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Crews raises the roof with new facility

Jan 4, 2002

Date: Sunday, January 6, 2002, 11:00pm CST

A Memphis-based manufacturer of eye and face protection products is relocating its local warehouse to a new 105,000-square-foot building in Southeast Shelby County that raises the bar on one feature of industrial warehouses: ceiling height.

Crews, Inc., is putting the finishing touches on a building that features a 38-foot clear ceiling heights, making it the tallest clear height of any industrial warehouse in the county, says Jason Crews, owner of Shelby Group Realty which developed the building.

The extra height adds about 40% more storage space to the warehouse area, Crews says.

"I think it's cheaper to go up if you can, instead of going out because of property values," Crews says.

Clear heights in other industrial buildings in Shelby County go as high as 32 feet, but most are closer to 30.

Construction on the building, which is located at the corner of Holmes and Crumpler roads, began in April, Crews says. Linkous Construction Co. is the general contractor for the project, and Pickering Firm, Inc., architects designed the building.

Clear height is measured from the floor of the building to the rafters and determines the height at which the building's tenant can stack its products.

Crews says the former Crews, Inc., building had a clear height of 22 feet, allowing for racks of three levels. That 82,000-square-foot building is located at 5191 Hickory Hill Road. But in the new building, the company can use racks with five levels.

Glen Herald, president of Crews, Inc., says the new building provides the company with some much needed breathing room.

"We ran out of warehouse space," Herald says. "We've been seeing growth of about 8% to 10% a year, and we basicaly outgrew the building."

And Crews says the difference in ceiling height doesn't add much more difficulty in the construction of the building.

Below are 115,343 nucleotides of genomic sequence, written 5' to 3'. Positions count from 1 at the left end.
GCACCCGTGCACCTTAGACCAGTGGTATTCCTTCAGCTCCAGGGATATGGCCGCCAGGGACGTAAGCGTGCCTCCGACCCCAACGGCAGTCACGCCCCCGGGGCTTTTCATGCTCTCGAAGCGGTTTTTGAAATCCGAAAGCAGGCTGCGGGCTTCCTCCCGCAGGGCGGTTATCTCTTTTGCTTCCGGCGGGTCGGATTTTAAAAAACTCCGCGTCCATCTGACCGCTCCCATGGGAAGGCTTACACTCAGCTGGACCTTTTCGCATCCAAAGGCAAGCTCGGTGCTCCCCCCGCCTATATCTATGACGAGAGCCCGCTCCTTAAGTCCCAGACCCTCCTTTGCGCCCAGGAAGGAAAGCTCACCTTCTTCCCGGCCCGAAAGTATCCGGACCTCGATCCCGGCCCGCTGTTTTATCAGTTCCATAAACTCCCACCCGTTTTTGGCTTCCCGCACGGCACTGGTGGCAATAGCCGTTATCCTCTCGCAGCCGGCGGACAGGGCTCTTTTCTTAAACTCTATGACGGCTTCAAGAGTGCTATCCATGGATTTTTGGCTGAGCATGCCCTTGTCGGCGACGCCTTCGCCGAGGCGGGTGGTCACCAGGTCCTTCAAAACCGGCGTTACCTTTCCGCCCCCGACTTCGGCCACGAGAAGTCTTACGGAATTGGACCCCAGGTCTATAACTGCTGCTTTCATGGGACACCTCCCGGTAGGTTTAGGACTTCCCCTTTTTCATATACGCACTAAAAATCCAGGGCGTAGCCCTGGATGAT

"There's a little more construction in the steel columns to make them higher, and there's more concrete in the tilt walls to make them higher," Crews says.

Herald says the company also had to buy new forklifts that would enable workers to reach higher products.

But other industrial developers says it is unlikely the county will start seeing other buildings with that added clear height.

"I've not heard anybody talking about going to those ceiling heights at all," says Michael Mullis, vice president of Memphis-based Farnsworth Investment Co.

Mullis says it's not unheard of to see a 38-foot clear height, but those tenants are typically using fully automated equipment to remove and store products.

"32 feet is about as high as you typically go," Mullis says. "You see some around the country that are going higher than that, but certain things enter into the equation like seismic and fire issues, and insurance companies get nervous the taller you get."

Mullis says in buildings under 100,000 square feet, clear height doesn't matter as much to tenants. Most demand at least 24 feet of stackable height.

"The bigger the box, it seems the higher the ceiling needs to go," Mullis says.

Al Andrews, who heads up the Memphis office of Sacramento, Calif.-based Panattoni, agrees that spec buildings aren't likely to get taller.

"The majority of our standard spec buildings are 32 foot clear," Andrews says. "32 has been kind of the upper end of the range. If a company wants it higher, we could do that on a build-to-suit, but we would build spec buildings higher because the market doesn't seem to demand it. That wouldn't be because of a specialized requirement."

The new Crews, Inc., building features 30,000 square feet of office space and 75,000 square feet of warehouse. The company is relocating 75 employees to the new building this week.

Shelby Group Realty also has two outparcels for sale near the building. The 1.59-acre parcel at Holmes and Crumpler would be ideal for a convenience store, Crews says. The other 1.93-acre site fronts Crumpler and is zoned for industrial use.



Read more: Crews raises the roof with new facility | Memphis Business Journal

 

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